Why We Do What We Do

  • Advocates

    Sometimes it's helpful for parents to utilize an advocate to help negotiate better services for children.

    Here are some advocates who have helped families in past cases and may be available to help you with your case. None of the individuals named below are affiliated with, paid by or employed by Dorene Philpot or Philpot Law Office PLLC.

    Texas Parent Advocates

    Pat Alvarez, advocate
    Advocacy for Living in Mainstream America
    Austin, TX 78709

    David Beinke, advocate
    Round Rock

    Christine Broughal

    Tammy Cyra, M.Ed., LCDC

    Dudley Advocacy & Consulting
    Charlotte Dudley

    Patricia Garza-Bowlen
    P.O. Box 3846
    Beaumont, TX 77704

    Louis Geigerman, advocate

    Rose Henke – Bilingual English and Spanish

    De Hereira

    Diana Pharr, advocate

    Robin Rettie, advocate
    Lighthouse Learning & Resource
    10928 Grant Road
    Houston, TX 77070

    Adina Rich
    Chief Education Officer
    Rich Educational Consulting, LLC

    Cynthia Singleton
    Advocate Well

    Precious Wafer
    Marshall, Texas

    Sidney Wohlman, advocate

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  • Being An Advocate

    How can I minimize conflicts while working with a school to develop a good IEP for my child -- while protecting my child's rights?

    1. Try your best to sustain relationships.

    Whether or not we personally like our child's teachers, school psychologist, school social worker, principal or other administrative personnel, we are stuck with them unless we move. If we move, we will be stuck with new school officials with whom we have conflict. Or new, difficult people will be promoted into established positions.

    In any event, we have to learn to work with people we do not understand, agree with or get along with. They are there, and will be there all year, year after year. Getting personally angry with them, even if they deserve it, leads to hostility down the line.

    Now hostility can have its place, as in a lawsuit or a Due Process Hearing. However, if parties get that far, any chance for a working relationship is dead. Because it is in the best interests of our children to have a cohesive team working toward a common goal, parents must take a leadership role in sustaining the team atmosphere.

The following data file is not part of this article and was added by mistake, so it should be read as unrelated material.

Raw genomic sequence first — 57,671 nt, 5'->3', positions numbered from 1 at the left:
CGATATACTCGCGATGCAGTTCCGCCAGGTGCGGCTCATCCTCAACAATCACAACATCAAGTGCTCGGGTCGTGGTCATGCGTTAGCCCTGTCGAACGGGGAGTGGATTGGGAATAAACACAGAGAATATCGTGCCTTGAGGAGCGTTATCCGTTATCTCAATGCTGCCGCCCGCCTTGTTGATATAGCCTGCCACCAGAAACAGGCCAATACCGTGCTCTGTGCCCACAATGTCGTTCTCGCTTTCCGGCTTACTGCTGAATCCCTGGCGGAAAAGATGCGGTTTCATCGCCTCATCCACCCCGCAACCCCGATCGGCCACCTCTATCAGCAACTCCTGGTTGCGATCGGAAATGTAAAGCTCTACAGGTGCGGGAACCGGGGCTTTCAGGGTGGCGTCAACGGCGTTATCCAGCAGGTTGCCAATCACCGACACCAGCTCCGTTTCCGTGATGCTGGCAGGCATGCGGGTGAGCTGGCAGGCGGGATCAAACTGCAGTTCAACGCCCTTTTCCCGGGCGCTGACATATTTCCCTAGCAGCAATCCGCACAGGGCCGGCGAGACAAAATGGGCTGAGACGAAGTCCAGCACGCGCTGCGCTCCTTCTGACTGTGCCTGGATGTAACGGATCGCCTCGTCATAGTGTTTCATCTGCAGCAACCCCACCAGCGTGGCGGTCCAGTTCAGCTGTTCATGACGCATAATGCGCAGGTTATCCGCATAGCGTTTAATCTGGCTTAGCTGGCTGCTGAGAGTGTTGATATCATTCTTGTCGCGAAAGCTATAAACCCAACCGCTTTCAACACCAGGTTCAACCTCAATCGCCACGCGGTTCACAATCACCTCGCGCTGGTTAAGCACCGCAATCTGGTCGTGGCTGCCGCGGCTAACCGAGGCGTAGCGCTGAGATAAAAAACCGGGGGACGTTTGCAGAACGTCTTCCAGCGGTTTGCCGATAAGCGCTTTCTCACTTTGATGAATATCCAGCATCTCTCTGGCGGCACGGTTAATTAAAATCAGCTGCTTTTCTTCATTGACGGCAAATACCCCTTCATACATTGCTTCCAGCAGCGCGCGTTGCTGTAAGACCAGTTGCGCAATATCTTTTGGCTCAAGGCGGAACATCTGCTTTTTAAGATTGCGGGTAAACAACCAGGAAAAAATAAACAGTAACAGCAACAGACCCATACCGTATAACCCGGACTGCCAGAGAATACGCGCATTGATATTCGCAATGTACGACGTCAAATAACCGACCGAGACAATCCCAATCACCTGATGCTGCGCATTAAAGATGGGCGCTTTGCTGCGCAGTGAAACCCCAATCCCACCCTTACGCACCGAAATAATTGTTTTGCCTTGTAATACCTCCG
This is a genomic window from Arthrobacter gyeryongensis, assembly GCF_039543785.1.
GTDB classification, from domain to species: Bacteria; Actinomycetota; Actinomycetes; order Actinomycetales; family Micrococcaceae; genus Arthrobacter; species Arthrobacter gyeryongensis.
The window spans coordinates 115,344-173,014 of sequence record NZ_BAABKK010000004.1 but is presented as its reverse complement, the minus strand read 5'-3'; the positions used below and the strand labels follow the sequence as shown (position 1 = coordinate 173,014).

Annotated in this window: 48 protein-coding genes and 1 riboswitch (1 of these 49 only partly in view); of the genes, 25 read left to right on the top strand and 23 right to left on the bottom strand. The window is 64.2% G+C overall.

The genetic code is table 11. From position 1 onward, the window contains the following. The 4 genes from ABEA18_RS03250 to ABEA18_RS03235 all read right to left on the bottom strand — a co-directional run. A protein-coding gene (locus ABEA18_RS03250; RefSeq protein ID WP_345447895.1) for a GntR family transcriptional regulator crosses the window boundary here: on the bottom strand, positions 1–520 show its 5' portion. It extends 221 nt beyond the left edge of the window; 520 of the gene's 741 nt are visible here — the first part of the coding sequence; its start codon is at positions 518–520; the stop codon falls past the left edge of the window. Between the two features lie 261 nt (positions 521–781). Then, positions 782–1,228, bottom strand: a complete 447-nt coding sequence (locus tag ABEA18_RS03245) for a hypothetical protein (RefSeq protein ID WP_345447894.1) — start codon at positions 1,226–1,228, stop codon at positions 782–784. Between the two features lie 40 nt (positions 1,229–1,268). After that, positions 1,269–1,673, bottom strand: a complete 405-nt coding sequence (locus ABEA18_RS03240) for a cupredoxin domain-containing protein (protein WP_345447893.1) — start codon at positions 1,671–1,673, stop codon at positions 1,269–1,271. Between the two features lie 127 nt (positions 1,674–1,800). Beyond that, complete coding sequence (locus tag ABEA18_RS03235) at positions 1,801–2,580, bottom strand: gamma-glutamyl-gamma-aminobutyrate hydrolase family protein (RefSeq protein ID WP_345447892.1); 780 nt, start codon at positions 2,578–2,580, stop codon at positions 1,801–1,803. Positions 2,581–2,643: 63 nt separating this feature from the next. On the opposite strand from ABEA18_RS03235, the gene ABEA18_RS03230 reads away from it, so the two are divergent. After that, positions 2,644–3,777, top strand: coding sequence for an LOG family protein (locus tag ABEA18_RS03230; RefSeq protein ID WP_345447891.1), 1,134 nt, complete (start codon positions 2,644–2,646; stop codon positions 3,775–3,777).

It is not enough to come into a meeting periodically and make demands, even legitimate, legal demands. You must model the behavior we want to draw out in our children's IEP team.

    • If we want the other team members to be patient, prepared, and educated about the child's needs, we must set the standard. Therefore you must:

    • Attempt to understand them and the demands on their time.

    • Be patient with them as they learn our child's method of learning.

    • Be prepared and secure helpful test results on our child's development, articles or other related materials, and then share them.

    • Be as educated or more educated about the objective realities of the child's disability so that you can talk to other team members as peers.

    2. Keep the focus on the child's needs, not the district's resources or the parents' expectations.

    Under the Individuals with Disabilities in Education Act (IDEA), Congress set forth certain protections for children with special needs. At its core, IDEA is designed to make sure that disabled children have access to a "free and appropriate public education" in the "least restrictive environment".

    The United States Supreme Court has been relentless in its insistence that IDEA may not be used to force a school district to "maximize" a child's "potential". If a child is getting a "meaningful educational benefit" and making progress that can be objectively measured, then most courts will conclude that IDEA has done its job -even if most parents would consider the results basic or minimal.

    How do we know what the child really needs?

    Get Independent Evaluations

    Parents must obtain independent medical and/or developmental assessments for their disabled children! Without clinical data, there is no reliable starting point for the journey.

    I emphasize the need to have independent clinical medical, psychological, and /or educational or evaluations done - not evaluations through the school district or by a practitioner selected by the district.

    Because IDEA has provisions, which, under certain circumstances, require school districts to pay for evaluations (ostensibly to make the field more level for low-income families), many parents who can afford an independent evaluation fail to get one.

    Yes, these tests are often burdensome and expensive. Do them anyway.

    These evaluations help parents to understand the precise nature of their child's disability, and in so doing, obtain the necessary information to formulate a cohesive strategy for dealing with it. This is especially true if the nature of the disability has a hidden educational impact.

    IDEA requires only that school districts pay for special services like speech, occupational or physical therapy if doing so gives an educational benefit, not just a medical one. In other words, the disability has to effect learning.

    However, school district evaluations are still school district material. If there is a hearing or lawsuit, these tests are crucial evidence. Parents will have more faith in the truth of these tests when they choose the professionals who administer them. In the event that a test does not accurately reflect a child's abilities, parents who get these evaluations independently have a choice about whether to share this information with the district - something they could not control if the tests were done by the district.